Monthly Archives: July 2011

Sara, Meet Marjorie

“Mrs. Miller [Lena White Miller’s mother] was older than our mothers and was not feeling well most of the time. Mama said she was having change of life but failed to explain to me what this meant. In fact, she … Continue reading

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Life with Lena

“Lena White and I had a lot of fun together, but sometimes we had terrible fusses and one time when she had stopped by my house so we could go to the Saturday movie at the Paramount she made me … Continue reading

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Uptown Girl

“I really enjoyed being two blocks from Howard Street where all the stores were. Mama would never let us cross the street until we were half grown, but after we moved to Big’s house she decided it would be all … Continue reading

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Life Goes On

“My close friends that year [1932-33] were Mary Charlotte Clarke, who is still a very close friend, Elizabeth Ann Colvard and Mary Hayes Crow. We played together, and went to each other’s houses, and skated together. Elizabeth Ann’s father, Mr. … Continue reading

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Never the Same Again

“We had a Negro woman named Irma who helped with the cleaning, ironing, etc. Some days she would stand at that ironing board all day long. She made $3.00 a week, which was the average being made by maids at … Continue reading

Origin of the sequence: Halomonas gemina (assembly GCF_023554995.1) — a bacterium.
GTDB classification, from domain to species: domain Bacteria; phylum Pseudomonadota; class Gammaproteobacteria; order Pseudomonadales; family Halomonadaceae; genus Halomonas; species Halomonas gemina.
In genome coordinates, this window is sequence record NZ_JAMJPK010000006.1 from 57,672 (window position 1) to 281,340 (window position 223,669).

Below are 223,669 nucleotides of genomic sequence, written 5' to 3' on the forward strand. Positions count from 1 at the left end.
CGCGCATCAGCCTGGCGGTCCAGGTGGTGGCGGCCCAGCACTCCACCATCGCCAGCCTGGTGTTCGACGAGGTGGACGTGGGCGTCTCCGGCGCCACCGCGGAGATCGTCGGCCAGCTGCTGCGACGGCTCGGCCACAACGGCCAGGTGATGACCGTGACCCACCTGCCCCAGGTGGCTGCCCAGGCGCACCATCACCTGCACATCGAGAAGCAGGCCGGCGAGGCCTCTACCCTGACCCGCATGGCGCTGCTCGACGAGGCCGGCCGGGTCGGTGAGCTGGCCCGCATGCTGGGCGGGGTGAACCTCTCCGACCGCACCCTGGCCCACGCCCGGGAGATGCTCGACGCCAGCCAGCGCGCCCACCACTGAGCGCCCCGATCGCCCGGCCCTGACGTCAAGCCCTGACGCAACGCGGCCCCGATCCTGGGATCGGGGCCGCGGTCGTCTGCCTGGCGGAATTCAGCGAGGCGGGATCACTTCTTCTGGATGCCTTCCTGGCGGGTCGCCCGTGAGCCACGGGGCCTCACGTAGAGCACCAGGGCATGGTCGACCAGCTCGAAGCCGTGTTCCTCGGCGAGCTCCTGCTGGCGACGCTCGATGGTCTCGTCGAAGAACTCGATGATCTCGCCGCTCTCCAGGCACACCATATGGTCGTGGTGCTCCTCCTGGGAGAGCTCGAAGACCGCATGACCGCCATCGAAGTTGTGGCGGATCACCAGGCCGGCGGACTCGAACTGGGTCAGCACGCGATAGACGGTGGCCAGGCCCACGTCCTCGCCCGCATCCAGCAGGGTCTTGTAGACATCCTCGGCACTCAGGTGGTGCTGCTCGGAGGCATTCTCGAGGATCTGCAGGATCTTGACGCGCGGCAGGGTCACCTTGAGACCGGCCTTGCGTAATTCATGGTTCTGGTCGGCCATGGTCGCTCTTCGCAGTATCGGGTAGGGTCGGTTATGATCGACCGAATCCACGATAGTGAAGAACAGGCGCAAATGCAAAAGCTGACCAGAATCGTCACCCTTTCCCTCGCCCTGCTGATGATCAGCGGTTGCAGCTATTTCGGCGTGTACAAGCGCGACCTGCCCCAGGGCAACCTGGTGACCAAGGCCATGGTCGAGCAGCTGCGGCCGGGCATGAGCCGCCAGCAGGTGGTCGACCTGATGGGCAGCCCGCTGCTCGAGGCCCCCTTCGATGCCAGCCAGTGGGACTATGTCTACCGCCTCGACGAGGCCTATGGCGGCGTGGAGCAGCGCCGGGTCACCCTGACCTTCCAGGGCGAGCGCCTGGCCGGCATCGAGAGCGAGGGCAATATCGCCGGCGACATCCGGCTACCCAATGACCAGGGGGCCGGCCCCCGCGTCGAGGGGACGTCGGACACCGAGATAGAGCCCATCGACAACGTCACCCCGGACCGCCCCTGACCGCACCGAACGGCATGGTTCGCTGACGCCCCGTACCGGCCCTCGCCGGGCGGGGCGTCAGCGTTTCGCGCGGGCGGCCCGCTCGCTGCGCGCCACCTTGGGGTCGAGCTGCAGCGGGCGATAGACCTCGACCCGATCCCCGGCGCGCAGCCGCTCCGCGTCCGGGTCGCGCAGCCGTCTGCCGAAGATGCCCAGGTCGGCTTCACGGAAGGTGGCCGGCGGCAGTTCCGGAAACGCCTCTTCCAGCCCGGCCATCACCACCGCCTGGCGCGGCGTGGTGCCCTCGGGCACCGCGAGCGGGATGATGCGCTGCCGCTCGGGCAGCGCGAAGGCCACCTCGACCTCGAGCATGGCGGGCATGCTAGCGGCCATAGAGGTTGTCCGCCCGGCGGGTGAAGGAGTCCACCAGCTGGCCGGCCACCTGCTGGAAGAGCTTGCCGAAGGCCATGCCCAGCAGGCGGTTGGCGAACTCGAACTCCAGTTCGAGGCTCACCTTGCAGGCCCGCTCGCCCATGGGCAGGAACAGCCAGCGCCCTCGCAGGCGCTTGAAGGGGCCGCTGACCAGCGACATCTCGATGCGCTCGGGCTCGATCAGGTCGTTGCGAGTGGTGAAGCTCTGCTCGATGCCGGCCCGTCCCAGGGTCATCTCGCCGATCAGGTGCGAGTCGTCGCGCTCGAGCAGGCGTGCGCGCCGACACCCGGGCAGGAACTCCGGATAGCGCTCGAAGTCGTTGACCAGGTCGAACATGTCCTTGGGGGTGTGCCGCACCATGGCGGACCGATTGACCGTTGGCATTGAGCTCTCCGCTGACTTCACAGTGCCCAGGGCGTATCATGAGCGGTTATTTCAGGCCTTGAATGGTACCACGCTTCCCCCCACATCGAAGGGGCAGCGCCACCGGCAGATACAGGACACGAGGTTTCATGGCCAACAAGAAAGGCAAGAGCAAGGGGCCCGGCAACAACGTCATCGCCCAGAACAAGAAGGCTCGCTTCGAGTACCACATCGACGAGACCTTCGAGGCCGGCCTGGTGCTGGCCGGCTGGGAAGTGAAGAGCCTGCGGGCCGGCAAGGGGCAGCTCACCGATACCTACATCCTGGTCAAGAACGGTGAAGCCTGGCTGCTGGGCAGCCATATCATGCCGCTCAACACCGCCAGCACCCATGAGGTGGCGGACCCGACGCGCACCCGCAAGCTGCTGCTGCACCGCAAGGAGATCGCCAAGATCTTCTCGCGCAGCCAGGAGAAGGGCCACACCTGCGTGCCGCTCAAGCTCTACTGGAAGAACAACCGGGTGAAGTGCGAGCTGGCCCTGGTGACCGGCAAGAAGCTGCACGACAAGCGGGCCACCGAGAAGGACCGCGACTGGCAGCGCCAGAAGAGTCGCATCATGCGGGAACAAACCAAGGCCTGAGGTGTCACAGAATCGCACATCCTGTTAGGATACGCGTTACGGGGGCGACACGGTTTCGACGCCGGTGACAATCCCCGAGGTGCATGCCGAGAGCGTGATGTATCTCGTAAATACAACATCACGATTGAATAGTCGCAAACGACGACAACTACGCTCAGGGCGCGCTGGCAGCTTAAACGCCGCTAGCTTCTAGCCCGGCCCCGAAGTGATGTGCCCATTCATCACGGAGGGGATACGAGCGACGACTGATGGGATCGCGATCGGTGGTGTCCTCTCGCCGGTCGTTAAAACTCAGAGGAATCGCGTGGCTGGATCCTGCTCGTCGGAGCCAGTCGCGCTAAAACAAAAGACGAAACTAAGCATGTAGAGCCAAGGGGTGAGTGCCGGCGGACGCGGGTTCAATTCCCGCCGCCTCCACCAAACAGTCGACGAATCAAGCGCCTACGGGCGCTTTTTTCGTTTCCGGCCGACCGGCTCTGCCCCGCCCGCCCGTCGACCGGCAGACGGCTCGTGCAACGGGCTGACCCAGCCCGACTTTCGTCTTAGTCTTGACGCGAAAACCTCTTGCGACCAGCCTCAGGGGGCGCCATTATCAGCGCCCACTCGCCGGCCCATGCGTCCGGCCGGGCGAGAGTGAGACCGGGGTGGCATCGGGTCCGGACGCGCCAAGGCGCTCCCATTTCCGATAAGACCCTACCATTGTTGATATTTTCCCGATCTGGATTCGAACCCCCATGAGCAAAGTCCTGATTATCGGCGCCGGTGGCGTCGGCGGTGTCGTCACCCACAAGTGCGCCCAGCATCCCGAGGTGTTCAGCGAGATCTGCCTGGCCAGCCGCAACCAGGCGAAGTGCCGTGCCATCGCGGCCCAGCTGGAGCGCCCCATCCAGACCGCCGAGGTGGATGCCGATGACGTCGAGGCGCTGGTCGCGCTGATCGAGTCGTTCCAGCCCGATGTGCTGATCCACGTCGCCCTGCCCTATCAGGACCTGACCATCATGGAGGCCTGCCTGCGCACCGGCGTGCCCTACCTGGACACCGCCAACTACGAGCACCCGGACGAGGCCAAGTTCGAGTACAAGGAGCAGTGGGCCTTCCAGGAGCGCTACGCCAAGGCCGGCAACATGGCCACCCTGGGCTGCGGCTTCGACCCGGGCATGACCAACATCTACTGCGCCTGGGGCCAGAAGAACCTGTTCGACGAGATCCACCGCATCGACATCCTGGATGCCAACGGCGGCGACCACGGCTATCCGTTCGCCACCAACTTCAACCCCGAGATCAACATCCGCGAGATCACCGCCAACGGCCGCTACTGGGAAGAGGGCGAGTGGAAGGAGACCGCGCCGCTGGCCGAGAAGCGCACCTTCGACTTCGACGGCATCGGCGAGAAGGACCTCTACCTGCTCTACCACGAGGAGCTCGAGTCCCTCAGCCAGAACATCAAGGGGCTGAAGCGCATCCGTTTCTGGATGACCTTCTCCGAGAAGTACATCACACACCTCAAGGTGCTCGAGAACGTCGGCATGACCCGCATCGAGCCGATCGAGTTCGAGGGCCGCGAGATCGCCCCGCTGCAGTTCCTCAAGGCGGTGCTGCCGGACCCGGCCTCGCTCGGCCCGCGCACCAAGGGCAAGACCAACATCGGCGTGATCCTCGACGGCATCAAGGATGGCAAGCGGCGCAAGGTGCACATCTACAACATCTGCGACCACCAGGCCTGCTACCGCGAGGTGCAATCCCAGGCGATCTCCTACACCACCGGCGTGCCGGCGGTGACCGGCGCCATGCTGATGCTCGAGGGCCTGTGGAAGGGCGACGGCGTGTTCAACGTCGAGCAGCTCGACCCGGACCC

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Big and Uncle Roy

“Big (Olive West Stott) was five years older than Mama. She had been the first member of the family to leave Holmes County when she came to Greenwood to go into nurses’ training. The hospital then was in a big … Continue reading

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The Saints of East Washington

“Mama did not know what she was going to do and did not want to stay on in Jackson with no family there. Big and Uncle Roy, who are bound to have been saints, suggested we just all move in … Continue reading

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“So Sweet and Kind and Good”

“In September I entered the sixth grade at Whitfield School. I was especially happy with school that fall. Our teacher, Miss Carrie Trussell, had asked me to be the one to go out in the hall and answer the phone … Continue reading

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Summer of ’32

“Mama had to stay in bed for awhile after she came home, and a black woman named Ruth helped out around the house. We stayed at home a lot that summer, had a lot of tea parties, and when she … Continue reading

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And Baby Makes Five

“Things changed at home during that last year in Jackson. Daddy was gone an awful lot. Mama was not well, and Bama had her usual ailments. Mama had gained even more weight and was having trouble with high blood pressure … Continue reading

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